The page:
In heating Production I focused on an innovative cooling technology, called LSV – Low Speed Ventilation, that we are supplying to Data Centers.
With this technology we will be able to increase heat recovery efficiency from Data Center Cooling installations by as much as 8%!
In the heating and cooling distribution I focused on the importance of achieving Lowest possible return temperature in networks and on the fact that heat exchangers dimensioning in substations can help achieve a difference of several degrees on return temperature.
We are, as the first supplier, actively promoting AHRI performance certified heat exchangers to really make sure that you get the thermal performance that you ask for in a substation.
This is especially important in District cooling where an under-dimensioned heat exchanger could easily increase the primary flow by 10-15%!
Heat demand/End user working with smart controls is the last chain to really make sure that low return temperature and highly efficient district heating are ensured.
With poor performance in controlling the heat demand for space heating and domestic hot water in each substation in a city, the whole system efficiency will suffer, leading to increased operational costs.
Alfa Laval is well known to work in a lot of industries, but can you explain exactly in which areas of district heating you’re most proficient?
Well, that was a tricky question to answer quickly as we are potentially involved in so many different parts, but I will give it a try.
As mentioned, we’ve been developing and supplying prefabricated substations for District Heating, Domestic Hot Water and District Cooling since the 1960’s.
We have a full range covering everything from standardized “flat stations/villa units” with a heating capacity of some few kW up to bespoke substations for large building complexes or industries with heating demand at several MW’s, and everything in-between.
We usually supply our substations completely plug-and-play ready including control equipment: just connect and you’re up and running.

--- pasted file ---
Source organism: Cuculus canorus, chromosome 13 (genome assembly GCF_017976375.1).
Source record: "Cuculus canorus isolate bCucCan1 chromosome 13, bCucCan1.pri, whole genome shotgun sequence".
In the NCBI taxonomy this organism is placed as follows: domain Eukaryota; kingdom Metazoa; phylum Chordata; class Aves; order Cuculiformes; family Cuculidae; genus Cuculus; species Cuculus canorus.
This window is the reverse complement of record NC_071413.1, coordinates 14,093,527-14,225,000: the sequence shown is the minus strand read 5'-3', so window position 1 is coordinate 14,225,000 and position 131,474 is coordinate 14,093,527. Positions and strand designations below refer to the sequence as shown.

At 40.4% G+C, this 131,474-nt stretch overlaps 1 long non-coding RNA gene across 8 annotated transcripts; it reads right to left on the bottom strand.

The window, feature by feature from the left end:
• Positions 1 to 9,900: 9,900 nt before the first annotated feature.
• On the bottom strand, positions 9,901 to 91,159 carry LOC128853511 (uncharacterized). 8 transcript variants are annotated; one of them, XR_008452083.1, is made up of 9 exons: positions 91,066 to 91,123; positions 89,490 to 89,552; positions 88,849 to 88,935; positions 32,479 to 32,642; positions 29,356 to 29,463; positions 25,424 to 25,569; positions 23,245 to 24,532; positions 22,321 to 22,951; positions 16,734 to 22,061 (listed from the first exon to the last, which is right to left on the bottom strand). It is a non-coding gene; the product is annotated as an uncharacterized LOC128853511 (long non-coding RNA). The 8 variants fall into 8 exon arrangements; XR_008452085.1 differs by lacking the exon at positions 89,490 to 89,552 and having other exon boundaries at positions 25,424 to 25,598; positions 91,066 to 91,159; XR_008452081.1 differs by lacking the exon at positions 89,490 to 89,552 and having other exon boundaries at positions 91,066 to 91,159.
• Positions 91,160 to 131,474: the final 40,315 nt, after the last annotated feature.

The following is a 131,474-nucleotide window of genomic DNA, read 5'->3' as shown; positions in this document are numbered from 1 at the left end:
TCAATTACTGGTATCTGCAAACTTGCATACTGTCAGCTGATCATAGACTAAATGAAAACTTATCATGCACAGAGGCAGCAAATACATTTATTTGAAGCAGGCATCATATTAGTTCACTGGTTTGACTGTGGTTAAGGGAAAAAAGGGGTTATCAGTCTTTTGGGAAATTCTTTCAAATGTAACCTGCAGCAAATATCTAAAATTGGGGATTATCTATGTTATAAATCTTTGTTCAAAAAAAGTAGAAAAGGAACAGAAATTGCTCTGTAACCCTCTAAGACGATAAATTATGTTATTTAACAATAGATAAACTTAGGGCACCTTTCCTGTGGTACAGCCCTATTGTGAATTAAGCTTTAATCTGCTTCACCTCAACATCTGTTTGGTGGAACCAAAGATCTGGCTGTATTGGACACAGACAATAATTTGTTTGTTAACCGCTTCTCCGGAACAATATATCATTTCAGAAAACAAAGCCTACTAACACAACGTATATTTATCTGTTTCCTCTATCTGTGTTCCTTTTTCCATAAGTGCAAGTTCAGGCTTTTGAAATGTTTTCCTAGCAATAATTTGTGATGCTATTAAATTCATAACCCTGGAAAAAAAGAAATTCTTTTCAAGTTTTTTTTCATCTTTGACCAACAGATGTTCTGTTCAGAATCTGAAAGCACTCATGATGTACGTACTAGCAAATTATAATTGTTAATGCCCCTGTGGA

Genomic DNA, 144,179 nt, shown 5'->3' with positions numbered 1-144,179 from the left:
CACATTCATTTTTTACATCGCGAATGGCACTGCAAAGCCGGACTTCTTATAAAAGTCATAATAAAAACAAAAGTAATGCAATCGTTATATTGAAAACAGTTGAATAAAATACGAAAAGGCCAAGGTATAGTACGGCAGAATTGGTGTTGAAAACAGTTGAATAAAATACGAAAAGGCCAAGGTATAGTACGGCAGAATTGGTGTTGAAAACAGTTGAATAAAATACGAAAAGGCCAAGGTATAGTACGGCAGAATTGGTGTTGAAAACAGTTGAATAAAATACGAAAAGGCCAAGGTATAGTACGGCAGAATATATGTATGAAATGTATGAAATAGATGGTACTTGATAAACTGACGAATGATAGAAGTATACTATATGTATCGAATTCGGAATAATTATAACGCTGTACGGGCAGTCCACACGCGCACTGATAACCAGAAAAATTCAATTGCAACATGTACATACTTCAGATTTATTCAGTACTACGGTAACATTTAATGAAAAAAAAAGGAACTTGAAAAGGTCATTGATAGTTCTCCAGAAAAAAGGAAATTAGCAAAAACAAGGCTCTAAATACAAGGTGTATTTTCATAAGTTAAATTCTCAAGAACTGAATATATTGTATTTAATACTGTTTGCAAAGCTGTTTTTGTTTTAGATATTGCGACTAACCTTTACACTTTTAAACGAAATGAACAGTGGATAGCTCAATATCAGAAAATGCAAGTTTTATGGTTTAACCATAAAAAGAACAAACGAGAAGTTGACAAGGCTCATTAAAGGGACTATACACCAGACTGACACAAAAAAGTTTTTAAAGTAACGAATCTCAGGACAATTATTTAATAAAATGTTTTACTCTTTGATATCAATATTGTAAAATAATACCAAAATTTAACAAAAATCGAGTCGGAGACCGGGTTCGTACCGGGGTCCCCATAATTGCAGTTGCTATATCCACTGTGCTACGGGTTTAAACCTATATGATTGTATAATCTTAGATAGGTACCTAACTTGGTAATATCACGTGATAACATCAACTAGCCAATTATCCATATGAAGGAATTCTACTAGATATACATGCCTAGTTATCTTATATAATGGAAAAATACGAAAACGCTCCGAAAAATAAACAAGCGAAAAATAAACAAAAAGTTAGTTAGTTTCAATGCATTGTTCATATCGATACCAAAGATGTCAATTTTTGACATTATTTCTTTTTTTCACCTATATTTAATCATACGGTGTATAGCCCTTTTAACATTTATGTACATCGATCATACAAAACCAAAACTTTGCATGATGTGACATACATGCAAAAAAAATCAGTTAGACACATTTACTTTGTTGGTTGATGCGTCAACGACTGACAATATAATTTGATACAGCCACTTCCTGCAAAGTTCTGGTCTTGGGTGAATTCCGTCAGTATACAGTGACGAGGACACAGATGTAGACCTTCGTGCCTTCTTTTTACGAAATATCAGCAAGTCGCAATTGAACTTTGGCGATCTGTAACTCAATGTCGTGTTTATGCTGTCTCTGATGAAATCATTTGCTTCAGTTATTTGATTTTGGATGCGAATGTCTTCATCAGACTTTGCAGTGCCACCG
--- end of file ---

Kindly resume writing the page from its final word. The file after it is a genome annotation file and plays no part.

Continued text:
For some markets we are supplying heat exchangers as components for substations that arebuilt on site when there is still a tradition to do so.
Alfa Laval is supplying really large heat exchangers to be installed as pressure breakers in district heating distribution grids with high level differences.
We also supply large heat exchangers to be installed inside boiler houses and heating plants.
Installations to recover heat from industries. One example is Kemira in Helsingborg where our heat exchangers are used to recover 22 MW of heating from a sulphuric acid production plant. The heat is then sold to the district heating customers in the city.
Plate heat exchangers from Alfa Laval are being used as evaporators and condensers in large scale heat pumps to extract energy from any source with lower temperature.
Data centers, industrial cooling plants and waste water treatment plants are some examples where they can be found.
Heat exchange and energy efficiency are bog topics right now in the industry. What does Alfa Laval have in store for the coming years?
As a technology supplier I hope and believe that the industry will focus even more on performance of the DHC installations to increase efficiency and decrease operational costs.
We are spending a lot on R&D, continuously improving the heat exchangers design so that we can be an active partner on this journey towards truly efficient district heating and cooling systems.
Supplying prefabricated substations optimized for high efficiency (including smart control equipment) is one clear example of products that we are supplying, and will continue to supply to the market.
But I would also promote the fact that we’ve learnt a lot about the industry throughout the years – We’re always open to share this knowledge with our customers and I’m hoping they will appreciate and take the opportunity to use all this application knowledge we have managed to build up during the years!